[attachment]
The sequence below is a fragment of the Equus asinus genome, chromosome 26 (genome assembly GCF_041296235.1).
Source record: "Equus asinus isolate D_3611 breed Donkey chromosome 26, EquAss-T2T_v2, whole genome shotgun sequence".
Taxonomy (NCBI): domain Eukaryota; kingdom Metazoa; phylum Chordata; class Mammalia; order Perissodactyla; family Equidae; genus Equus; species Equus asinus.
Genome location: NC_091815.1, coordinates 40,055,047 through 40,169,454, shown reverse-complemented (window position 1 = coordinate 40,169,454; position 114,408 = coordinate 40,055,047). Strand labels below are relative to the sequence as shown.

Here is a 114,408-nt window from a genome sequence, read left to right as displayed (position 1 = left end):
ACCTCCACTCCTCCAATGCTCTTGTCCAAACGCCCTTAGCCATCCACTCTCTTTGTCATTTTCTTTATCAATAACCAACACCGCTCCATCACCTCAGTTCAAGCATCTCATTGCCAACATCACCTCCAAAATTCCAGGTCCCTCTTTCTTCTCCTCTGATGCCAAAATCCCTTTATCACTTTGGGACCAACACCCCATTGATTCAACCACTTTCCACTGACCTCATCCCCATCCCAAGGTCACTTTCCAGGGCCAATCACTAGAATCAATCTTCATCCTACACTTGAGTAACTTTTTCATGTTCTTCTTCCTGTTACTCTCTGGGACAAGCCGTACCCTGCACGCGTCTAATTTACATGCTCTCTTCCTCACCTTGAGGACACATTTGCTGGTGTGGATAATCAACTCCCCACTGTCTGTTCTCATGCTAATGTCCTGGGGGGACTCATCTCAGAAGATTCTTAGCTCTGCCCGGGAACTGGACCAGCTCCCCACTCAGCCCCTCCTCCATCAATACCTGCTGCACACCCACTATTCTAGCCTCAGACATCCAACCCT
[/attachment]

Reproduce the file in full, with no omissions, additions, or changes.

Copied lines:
The sequence below is a fragment of the Equus asinus genome, chromosome 26 (genome assembly GCF_041296235.1).
Source record: "Equus asinus isolate D_3611 breed Donkey chromosome 26, EquAss-T2T_v2, whole genome shotgun sequence".
Taxonomy (NCBI): domain Eukaryota; kingdom Metazoa; phylum Chordata; class Mammalia; order Perissodactyla; family Equidae; genus Equus; species Equus asinus.
Genome location: NC_091815.1, coordinates 40,055,047 through 40,169,454, shown reverse-complemented (window position 1 = coordinate 40,169,454; position 114,408 = coordinate 40,055,047). Strand labels below are relative to the sequence as shown.

Here is a 114,408-nt window from a genome sequence, read left to right as displayed (position 1 = left end):
ACCTCCACTCCTCCAATGCTCTTGTCCAAACGCCCTTAGCCATCCACTCTCTTTGTCATTTTCTTTATCAATAACCAACACCGCTCCATCACCTCAGTTCAAGCATCTCATTGCCAACATCACCTCCAAAATTCCAGGTCCCTCTTTCTTCTCCTCTGATGCCAAAATCCCTTTATCACTTTGGGACCAACACCCCATTGATTCAACCACTTTCCACTGACCTCATCCCCATCCCAAGGTCACTTTCCAGGGCCAATCACTAGAATCAATCTTCATCCTACACTTGAGTAACTTTTTCATGTTCTTCTTCCTGTTACTCTCTGGGACAAGCCGTACCCTGCACGCGTCTAATTTACATGCTCTCTTCCTCACCTTGAGGACACATTTGCTGGTGTGGATAATCAACTCCCCACTGTCTGTTCTCATGCTAATGTCCTGGGGGGACTCATCTCAGAAGATTCTTAGCTCTGCCCGGGAACTGGACCAGCTCCCCACTCAGCCCCTCCTCCATCAATACCTGCTGCACACCCACTATTCTAGCCTCAGACATCCAACCCT